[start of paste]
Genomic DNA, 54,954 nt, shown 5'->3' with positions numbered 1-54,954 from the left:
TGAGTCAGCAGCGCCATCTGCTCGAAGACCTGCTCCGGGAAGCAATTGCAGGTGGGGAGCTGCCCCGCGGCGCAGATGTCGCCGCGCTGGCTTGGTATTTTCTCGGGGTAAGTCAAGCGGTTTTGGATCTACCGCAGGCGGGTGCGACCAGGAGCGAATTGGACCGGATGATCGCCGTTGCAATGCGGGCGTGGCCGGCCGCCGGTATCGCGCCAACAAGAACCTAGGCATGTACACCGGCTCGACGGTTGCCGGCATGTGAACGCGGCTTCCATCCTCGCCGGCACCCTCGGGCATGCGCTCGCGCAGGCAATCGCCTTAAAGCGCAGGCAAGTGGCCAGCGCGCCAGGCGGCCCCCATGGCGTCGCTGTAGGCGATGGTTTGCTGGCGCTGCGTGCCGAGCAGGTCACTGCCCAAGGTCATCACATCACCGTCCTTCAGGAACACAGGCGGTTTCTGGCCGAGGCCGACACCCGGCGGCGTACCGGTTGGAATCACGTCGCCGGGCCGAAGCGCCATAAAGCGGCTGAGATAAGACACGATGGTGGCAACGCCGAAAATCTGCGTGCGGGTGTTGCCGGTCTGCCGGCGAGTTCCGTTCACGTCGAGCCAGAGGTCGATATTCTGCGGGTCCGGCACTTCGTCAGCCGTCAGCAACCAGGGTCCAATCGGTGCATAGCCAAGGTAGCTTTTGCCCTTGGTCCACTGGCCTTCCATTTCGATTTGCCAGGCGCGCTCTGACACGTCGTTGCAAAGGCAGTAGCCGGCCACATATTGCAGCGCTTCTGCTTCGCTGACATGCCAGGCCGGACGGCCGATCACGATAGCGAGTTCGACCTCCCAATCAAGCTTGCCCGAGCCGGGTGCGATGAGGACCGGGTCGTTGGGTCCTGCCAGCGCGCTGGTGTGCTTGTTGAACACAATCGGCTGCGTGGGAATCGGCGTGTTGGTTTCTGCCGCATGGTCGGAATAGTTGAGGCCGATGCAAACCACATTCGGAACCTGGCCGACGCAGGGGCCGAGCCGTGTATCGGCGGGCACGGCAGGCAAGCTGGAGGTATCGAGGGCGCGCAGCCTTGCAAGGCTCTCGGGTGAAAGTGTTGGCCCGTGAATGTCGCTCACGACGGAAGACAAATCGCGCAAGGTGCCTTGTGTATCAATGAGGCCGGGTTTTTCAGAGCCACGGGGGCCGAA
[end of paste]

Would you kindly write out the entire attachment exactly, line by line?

Genomic DNA, 54,954 nt, shown 5'->3' with positions numbered 1-54,954 from the left:
TGAGTCAGCAGCGCCATCTGCTCGAAGACCTGCTCCGGGAAGCAATTGCAGGTGGGGAGCTGCCCCGCGGCGCAGATGTCGCCGCGCTGGCTTGGTATTTTCTCGGGGTAAGTCAAGCGGTTTTGGATCTACCGCAGGCGGGTGCGACCAGGAGCGAATTGGACCGGATGATCGCCGTTGCAATGCGGGCGTGGCCGGCCGCCGGTATCGCGCCAACAAGAACCTAGGCATGTACACCGGCTCGACGGTTGCCGGCATGTGAACGCGGCTTCCATCCTCGCCGGCACCCTCGGGCATGCGCTCGCGCAGGCAATCGCCTTAAAGCGCAGGCAAGTGGCCAGCGCGCCAGGCGGCCCCCATGGCGTCGCTGTAGGCGATGGTTTGCTGGCGCTGCGTGCCGAGCAGGTCACTGCCCAAGGTCATCACATCACCGTCCTTCAGGAACACAGGCGGTTTCTGGCCGAGGCCGACACCCGGCGGCGTACCGGTTGGAATCACGTCGCCGGGCCGAAGCGCCATAAAGCGGCTGAGATAAGACACGATGGTGGCAACGCCGAAAATCTGCGTGCGGGTGTTGCCGGTCTGCCGGCGAGTTCCGTTCACGTCGAGCCAGAGGTCGATATTCTGCGGGTCCGGCACTTCGTCAGCCGTCAGCAACCAGGGTCCAATCGGTGCATAGCCAAGGTAGCTTTTGCCCTTGGTCCACTGGCCTTCCATTTCGATTTGCCAGGCGCGCTCTGACACGTCGTTGCAAAGGCAGTAGCCGGCCACATATTGCAGCGCTTCTGCTTCGCTGACATGCCAGGCCGGACGGCCGATCACGATAGCGAGTTCGACCTCCCAATCAAGCTTGCCCGAGCCGGGTGCGATGAGGACCGGGTCGTTGGGTCCTGCCAGCGCGCTGGTGTGCTTGTTGAACACAATCGGCTGCGTGGGAATCGGCGTGTTGGTTTCTGCCGCATGGTCGGAATAGTTGAGGCCGATGCAAACCACATTCGGAACCTGGCCGACGCAGGGGCCGAGCCGTGTATCGGCGGGCACGGCAGGCAAGCTGGAGGTATCGAGGGCGCGCAGCCTTGCAAGGCTCTCGGGTGAAAGTGTTGGCCCGTGAATGTCGCTCACGACGGAAGACAAATCGCGCAAGGTGCCTTGTGTATCAATGAGGCCGGGTTTTTCAGAGCCACGGGGGCCGAA